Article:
Cesare raised a brow, though whether in interest or amusement I could not say. His dark hair with a slight reddish cast was loose and brushed his shoulders. In features, he resembled his mother—the redoubtable Vannozza dei Cattanei—far more than he did his father, having her long, high-bridged nose and large, almond-shaped eyes. He had been in the sun even more than usual and was deeply tanned. In public he generally wore the expected raiment of a high-born young man, but that night he was dressed for comfort in a loose shirt and breeches.
He bent forward, whispered something in the ear of the blonde that made her shriek with feigned shock, and called for more wine.
“Vino! Molto vino for everyone!”
He blinked once, twice. A moment passed, another. He let go of the girl’s breast, set the goblet on the table, and sighed deeply.
“Ai, mio, he sent you.”
“Of course he did,” I said. “Whom did you think he would send?”
A murmur went around. The whisper of my name. The brunette paled, pressed her legs together, and fled. So, too, did most of the crowd. Scrambling off her perch, the blonde fell. For a moment, her smooth rump was high in the air before she picked herself up and followed the rest.
Only the Spaniards remained. Arrogant, high-nosed young men, scions of ancient families, swift to take offense at any slight to their honor, real or imagined. They were lately come to the court of the Pope, who still considered Valencia to be home, and had been drawn inevitably to the company of his son.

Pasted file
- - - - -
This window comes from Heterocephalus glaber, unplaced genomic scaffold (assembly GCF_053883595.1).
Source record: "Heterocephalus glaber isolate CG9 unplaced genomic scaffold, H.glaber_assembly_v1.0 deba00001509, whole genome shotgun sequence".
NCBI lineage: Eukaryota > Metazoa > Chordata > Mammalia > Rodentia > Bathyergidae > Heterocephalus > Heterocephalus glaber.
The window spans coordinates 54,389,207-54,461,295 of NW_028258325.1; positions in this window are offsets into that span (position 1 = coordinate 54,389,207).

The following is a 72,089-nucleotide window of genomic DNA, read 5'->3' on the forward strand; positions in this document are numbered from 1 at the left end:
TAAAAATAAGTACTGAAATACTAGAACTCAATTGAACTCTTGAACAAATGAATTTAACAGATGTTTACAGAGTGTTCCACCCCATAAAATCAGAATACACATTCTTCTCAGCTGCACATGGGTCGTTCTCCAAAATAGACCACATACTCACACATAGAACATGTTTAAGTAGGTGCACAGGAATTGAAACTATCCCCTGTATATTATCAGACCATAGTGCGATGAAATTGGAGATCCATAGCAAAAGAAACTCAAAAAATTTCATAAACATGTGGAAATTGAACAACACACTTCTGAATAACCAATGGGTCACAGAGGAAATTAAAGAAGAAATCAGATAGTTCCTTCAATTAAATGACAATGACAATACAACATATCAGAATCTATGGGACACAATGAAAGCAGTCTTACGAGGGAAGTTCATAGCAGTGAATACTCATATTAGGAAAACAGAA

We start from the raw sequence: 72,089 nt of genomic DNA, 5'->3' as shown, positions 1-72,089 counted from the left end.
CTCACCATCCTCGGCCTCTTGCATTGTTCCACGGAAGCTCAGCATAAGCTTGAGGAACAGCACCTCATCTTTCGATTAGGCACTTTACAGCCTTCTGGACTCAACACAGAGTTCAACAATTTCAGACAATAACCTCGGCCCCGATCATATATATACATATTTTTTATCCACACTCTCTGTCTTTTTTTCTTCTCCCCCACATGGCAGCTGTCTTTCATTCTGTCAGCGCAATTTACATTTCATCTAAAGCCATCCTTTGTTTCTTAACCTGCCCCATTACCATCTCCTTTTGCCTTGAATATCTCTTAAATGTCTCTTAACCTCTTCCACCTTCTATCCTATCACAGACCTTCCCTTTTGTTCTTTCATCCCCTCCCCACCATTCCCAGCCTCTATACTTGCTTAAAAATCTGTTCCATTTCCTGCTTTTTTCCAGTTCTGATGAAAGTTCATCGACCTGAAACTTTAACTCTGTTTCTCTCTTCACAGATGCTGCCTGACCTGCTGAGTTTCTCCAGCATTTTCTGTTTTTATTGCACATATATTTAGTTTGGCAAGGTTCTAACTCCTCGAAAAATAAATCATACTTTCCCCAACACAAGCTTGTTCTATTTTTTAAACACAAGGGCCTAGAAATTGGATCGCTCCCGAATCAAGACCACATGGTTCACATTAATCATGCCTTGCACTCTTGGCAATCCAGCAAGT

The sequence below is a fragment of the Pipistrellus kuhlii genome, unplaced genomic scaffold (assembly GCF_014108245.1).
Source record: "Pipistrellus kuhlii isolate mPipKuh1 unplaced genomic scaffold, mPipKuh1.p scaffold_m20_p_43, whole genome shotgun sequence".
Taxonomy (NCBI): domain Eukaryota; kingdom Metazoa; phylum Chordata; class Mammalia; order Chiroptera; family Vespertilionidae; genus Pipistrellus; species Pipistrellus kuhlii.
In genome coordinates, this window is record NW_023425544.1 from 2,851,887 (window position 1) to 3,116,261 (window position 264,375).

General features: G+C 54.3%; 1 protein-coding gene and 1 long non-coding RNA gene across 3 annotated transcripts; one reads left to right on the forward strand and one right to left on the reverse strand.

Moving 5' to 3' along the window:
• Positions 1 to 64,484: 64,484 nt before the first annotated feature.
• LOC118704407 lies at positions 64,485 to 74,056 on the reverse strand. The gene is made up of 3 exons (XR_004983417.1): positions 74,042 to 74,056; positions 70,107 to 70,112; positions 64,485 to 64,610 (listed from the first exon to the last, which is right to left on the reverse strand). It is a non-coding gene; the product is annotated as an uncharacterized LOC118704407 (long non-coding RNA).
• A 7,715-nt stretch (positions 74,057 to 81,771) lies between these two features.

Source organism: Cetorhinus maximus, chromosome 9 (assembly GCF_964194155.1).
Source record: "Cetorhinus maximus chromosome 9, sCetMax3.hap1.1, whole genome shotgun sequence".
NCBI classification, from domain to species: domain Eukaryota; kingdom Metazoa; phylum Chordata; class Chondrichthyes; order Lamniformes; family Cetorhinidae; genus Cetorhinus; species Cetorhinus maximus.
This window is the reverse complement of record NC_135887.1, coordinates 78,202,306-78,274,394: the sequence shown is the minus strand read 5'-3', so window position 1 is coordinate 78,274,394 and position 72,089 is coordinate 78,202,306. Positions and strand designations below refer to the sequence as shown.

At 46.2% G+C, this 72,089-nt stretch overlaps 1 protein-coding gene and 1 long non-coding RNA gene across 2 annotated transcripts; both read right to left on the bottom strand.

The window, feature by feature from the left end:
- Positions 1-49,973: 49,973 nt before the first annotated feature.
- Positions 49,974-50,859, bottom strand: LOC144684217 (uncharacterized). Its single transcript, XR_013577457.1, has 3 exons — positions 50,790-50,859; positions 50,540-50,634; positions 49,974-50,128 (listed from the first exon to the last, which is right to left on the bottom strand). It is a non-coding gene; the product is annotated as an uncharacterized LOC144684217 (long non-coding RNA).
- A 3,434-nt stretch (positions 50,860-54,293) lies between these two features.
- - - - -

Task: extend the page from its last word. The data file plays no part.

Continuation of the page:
“Who is this?” one of them demanded, resolutely ignorant.
Cesare Borgia rose unsteadily, adjusted his breeches, and made a token effort to straighten himself. He smiled grudgingly.
“My conscience, alas.”
Outside in the street, surrounded by the condottieri, he held his face up to the cool night air. A fine mist carried the tang of the sea miles off at Ostia. He breathed it in deeply, as did I. For a moment, the lure of far-off places and different lives filled us.
“Say you couldn’t find me.”
“It wouldn’t make any difference if I did. Your father would just send someone else. Be glad he sent your own guards and not his.”
He sighed. “Have you no pity? My life is ending.”
I fought a smile and lost. He was so young still, this boy-man with whom my own life was so unexpectedly entwined.
“You are scarcely eighteen years old and you are about to acquire more power and wealth than most can ever dream of. Do not expect anyone to weep for you.”
“All well and good, but this isn’t how I wanted to get either. You know that.”
“Who among us gets what we want?”
“My father has.”
I conceded the point with a slight nod. “True enough. Now let us see if he can keep it.”
Torches burned in brackets set into the walls of the palazzo near the Campo, illuminating the marble statues in the entrance and the loggia beyond. Despite the hour, the servants were all awake and scurrying about. I went with Cesare up the curving stairs to his private quarters and waited as he threw off his clothes and sank into a steaming-hot bath. As he sweated out the effects of his indulgence, I mixed a restorative from powders I carried in a small bag that hung at my waist. I never went anywhere without that bag or without the knife nestled in a leather sheath next to my heart.